A Gentle Introduction to RoBERTa
In 2018 Google AI released a self-supervised learning model called BERT for learning language representations. And then, in 2019, Yinhan Liu et al. (Meta AI) proposed a robustly optimized approach called RoBERTa (Robustly Optimized BERT-Pretraining Approach) for pretraining natural language processing (NLP) systems that improve on Bidirectional Encoder Representations from Transformers (BERT).
In this article, we will take a look a look at the RoBERTa in more detail.
Now, let’s jump right in!
RoBERTa is a reimplementation of BERT with some modifications to the key hyperparameters and tiny embedding tweaks, along with a setup for RoBERTa pre-trained models.
In RoBERTa, we don’t need to define which token belongs to which segment or use token_type_ids. With the aid of the separation token tokenizer.sep_token (or), we can easily divide the segments.
CamemBERT is a wrapper around RoBERTa.
What Prompted the Researchers to Develop a RoBERTa-like Model?
The Facebook AI and the University of Washington researchers found that the BERT model was remarkably undertrained, and they suggested making several changes to the pretraining process to improve the BERT model’s performance.
RoBERTa Model Architecture
RoBERTa model shares the same architecture as the BERT model. It is a reimplementation of BERT with some modifications to the key hyperparameters and minor embedding tweaks.
The BERT’s general pre-training and fine-tuning procedures are shown in the diagram below (See Figure 1). In BERT, Except for the output layers, the same architectures are used in pre-training and fine-tuning. The same pre-trained model parameters are used to initialize models for different downstream tasks. During fine-tuning, all parameters are tweaked.
Figure 1: Architecture of BERT model
On the other hand, the RoBERTa doesn’t use the next-sentence pretraining objective, and this model is trained with much larger mini-batches and learning rates. In addition, RoBERTa uses a different pretraining scheme and substitutes a character-level BPE vocabulary for a byte-level BPE tokenizer (similar to GPT-2). Moreover, we don’t have to define which token belongs to which segment because it lacks token_type_ids as well. With the aid of the separation token tokenizer.sep_token (or ), we can easily divide the segments.
Moreover, rather than the 16GB dataset that was originally used to train BERT, RoBERTa is trained on a massive dataset that spans over 160GB of uncompressed text. The dataset for RoBERTa contains (16GB) of English Wikipedia and Books Corpus, which are used in BERT. Additional data included the Web text corpus (38 GB), CommonCrawl News dataset (63 million articles, 76 GB), and Stories from Common Crawl (31 GB). This dataset, along with 1024 running V100 Tesla GPUs for a day, was used to pre-train RoBERTa.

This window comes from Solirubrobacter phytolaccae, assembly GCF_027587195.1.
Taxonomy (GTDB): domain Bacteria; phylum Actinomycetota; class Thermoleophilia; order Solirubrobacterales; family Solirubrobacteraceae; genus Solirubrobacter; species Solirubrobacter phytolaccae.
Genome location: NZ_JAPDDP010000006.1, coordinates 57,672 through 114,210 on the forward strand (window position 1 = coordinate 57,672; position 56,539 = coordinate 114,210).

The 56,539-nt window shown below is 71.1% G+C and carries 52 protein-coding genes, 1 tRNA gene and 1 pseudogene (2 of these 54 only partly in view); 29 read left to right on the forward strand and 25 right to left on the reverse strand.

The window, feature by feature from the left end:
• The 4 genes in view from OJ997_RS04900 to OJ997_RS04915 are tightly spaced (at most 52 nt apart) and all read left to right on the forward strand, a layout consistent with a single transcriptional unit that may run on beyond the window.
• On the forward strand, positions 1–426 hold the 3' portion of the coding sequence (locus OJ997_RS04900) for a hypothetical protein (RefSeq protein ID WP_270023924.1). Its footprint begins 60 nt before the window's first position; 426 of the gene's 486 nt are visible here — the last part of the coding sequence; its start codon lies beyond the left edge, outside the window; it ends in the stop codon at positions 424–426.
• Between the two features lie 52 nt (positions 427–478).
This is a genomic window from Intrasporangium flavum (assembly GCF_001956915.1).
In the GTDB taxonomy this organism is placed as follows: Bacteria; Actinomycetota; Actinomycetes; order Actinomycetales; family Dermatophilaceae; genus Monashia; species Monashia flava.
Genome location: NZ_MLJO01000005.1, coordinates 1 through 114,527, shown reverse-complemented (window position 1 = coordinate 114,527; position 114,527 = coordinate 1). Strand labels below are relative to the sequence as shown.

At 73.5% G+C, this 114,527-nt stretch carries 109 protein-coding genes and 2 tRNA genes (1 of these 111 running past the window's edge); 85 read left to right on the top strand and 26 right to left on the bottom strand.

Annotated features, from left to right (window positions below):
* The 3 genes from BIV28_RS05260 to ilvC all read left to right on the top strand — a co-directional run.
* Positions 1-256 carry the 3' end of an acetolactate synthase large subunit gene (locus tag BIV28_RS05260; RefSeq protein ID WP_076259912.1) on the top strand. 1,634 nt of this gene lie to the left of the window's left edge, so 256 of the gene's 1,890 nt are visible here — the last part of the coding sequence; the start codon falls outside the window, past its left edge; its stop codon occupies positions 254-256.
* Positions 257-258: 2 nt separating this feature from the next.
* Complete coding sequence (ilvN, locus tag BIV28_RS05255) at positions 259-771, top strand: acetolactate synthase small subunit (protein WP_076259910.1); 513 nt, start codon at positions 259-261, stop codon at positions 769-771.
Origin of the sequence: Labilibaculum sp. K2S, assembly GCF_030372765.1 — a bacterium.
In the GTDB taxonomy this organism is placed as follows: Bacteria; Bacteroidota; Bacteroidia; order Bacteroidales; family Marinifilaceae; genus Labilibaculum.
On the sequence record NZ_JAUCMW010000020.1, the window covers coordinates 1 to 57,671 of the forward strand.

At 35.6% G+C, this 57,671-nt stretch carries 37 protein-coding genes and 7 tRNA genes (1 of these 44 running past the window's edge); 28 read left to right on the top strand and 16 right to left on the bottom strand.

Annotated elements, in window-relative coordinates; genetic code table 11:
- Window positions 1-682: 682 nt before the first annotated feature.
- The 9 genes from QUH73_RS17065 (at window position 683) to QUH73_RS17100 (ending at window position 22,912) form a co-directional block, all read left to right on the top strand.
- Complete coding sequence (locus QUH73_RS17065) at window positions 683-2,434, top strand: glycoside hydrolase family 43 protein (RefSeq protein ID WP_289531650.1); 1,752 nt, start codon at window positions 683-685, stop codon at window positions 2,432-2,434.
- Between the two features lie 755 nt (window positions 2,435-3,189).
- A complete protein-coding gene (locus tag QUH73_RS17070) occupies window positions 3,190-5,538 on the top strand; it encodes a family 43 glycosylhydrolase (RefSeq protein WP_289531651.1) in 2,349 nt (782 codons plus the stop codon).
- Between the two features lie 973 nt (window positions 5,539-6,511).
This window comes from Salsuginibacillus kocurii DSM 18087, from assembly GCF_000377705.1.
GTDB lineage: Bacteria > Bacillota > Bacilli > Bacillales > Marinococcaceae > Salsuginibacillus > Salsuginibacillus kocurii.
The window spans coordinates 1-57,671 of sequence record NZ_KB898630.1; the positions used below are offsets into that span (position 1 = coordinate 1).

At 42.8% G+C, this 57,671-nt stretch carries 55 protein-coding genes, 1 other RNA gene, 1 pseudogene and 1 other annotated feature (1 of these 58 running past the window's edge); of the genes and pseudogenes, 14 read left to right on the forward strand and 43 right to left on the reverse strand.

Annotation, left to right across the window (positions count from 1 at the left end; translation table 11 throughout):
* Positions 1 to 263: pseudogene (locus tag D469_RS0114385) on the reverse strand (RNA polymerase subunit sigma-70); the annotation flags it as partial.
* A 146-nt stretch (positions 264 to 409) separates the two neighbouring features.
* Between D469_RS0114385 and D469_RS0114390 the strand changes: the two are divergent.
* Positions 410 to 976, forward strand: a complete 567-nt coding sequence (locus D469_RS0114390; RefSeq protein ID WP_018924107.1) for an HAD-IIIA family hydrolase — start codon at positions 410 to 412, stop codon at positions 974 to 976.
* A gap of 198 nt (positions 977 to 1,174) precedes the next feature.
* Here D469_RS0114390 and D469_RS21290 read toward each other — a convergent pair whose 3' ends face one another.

To create RoBERTa, the Facebook team first ported BERT from Google’s TensorFlow deep-learning framework to their framework, PyTorch.
RoBERTa is trained with i) FULL-SENTENCES without NSP loss, ii) dynamic masking, iii) large mini-batches, and iv) a larger byte-level BPE.
The key differences between RoBERTa and BERT can be summarized as follows:
- RoBERTa is a reimplementation of BERT with some modifications to the key hyperparameters and minor embedding tweaks. It uses a byte-level BPE as a tokenizer (similar to GPT-2) and a different pretraining scheme.
- RoBERTa is trained for longer sequences, too, i.e. the number of iterations is increased from 100K to 300K and then further to 500K.
- RoBERTa uses larger byte-level BPE vocabulary with 50K subword units instead of character-level BPE vocabulary of size 30K used in BERT.
- In the Masked Language Model (MLM) training objective, RoBERTa employs dynamic masking to generate the masking pattern every time a sequence is fed to the model.
- RoBERTa doesn’t use token_type_ids, and we don’t need to define which token belongs to which segment. Just separate segments with the separation token tokenizer.sep_token (or ).
- The next sentence prediction (NSP) objective is removed from the training procedure.
- Larger mini-batches and learning rates are used in RoBERTa’s training.
Evaluation Results of RoBERTa
i) Training with dynamic masking:
The original BERT implementation performs masking during data preprocessing, which results in a single static mask. This approach was contrasted with dynamic masking, in which a new masking pattern is created each time a sequence is fed to the model. Dynamic masking was on par with or slightly better than static masking.
Table 1: Comparison between static and dynamic masking for BERTBASE .
Considering the above results, the dynamic masking approach is employed for pretraining RoBERTa.
ii) FULL-SENTENCES without NSP loss:
Next, training without the NSP loss and training are compared with blocks of text from a single document (doc-sentences). It was found that this setting works better than the originally published BERTBASE results and that dropping off the NSP loss matches or slightly improves downstream task performance.
Table 2: Table illustrating the performance of RoBERTa with and without NSP loss